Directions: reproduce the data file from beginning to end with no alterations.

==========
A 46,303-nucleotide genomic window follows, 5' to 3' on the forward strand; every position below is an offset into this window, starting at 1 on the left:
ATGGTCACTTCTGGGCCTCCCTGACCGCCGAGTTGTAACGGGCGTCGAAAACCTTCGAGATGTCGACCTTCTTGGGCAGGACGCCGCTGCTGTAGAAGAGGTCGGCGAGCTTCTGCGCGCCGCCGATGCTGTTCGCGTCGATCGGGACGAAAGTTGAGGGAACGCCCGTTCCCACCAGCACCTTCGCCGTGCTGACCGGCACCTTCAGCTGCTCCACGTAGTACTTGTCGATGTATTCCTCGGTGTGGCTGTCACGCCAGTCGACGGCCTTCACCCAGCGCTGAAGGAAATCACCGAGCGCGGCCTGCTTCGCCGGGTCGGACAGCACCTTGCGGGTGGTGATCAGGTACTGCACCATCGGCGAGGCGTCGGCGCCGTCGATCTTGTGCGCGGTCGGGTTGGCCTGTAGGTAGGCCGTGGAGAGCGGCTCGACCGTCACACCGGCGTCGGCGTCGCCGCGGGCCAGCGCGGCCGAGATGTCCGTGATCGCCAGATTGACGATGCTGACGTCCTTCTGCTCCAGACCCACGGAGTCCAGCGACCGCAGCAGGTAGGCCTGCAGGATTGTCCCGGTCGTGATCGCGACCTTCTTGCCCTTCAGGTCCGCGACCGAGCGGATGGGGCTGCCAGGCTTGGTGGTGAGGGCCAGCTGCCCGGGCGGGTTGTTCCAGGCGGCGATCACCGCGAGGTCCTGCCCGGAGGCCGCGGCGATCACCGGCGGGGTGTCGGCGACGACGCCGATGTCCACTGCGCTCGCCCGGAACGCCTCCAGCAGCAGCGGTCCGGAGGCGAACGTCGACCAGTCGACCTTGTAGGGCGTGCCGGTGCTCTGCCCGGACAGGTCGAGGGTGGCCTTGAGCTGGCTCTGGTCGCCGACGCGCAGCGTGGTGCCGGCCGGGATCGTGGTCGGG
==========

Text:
A 46,303-nucleotide genomic window follows, 5' to 3' on the forward strand; every position below is an offset into this window, starting at 1 on the left:
ATGGTCACTTCTGGGCCTCCCTGACCGCCGAGTTGTAACGGGCGTCGAAAACCTTCGAGATGTCGACCTTCTTGGGCAGGACGCCGCTGCTGTAGAAGAGGTCGGCGAGCTTCTGCGCGCCGCCGATGCTGTTCGCGTCGATCGGGACGAAAGTTGAGGGAACGCCCGTTCCCACCAGCACCTTCGCCGTGCTGACCGGCACCTTCAGCTGCTCCACGTAGTACTTGTCGATGTATTCCTCGGTGTGGCTGTCACGCCAGTCGACGGCCTTCACCCAGCGCTGAAGGAAATCACCGAGCGCGGCCTGCTTCGCCGGGTCGGACAGCACCTTGCGGGTGGTGATCAGGTACTGCACCATCGGCGAGGCGTCGGCGCCGTCGATCTTGTGCGCGGTCGGGTTGGCCTGTAGGTAGGCCGTGGAGAGCGGCTCGACCGTCACACCGGCGTCGGCGTCGCCGCGGGCCAGCGCGGCCGAGATGTCCGTGATCGCCAGATTGACGATGCTGACGTCCTTCTGCTCCAGACCCACGGAGTCCAGCGACCGCAGCAGGTAGGCCTGCAGGATTGTCCCGGTCGTGATCGCGACCTTCTTGCCCTTCAGGTCCGCGACCGAGCGGATGGGGCTGCCAGGCTTGGTGGTGAGGGCCAGCTGCCCGGGCGGGTTGTTCCAGGCGGCGATCACCGCGAGGTCCTGCCCGGAGGCCGCGGCGATCACCGGCGGGGTGTCGGCGACGACGCCGATGTCCACTGCGCTCGCCCGGAACGCCTCCAGCAGCAGCGGTCCGGAGGCGAACGTCGACCAGTCGACCTTGTAGGGCGTGCCGGTGCTCTGCCCGGACAGGTCGAGGGTGGCCTTGAGCTGGCTCTGGTCGCCGACGCGCAGCGTGGTGCCGGCCGGGATCGTGGTCGGG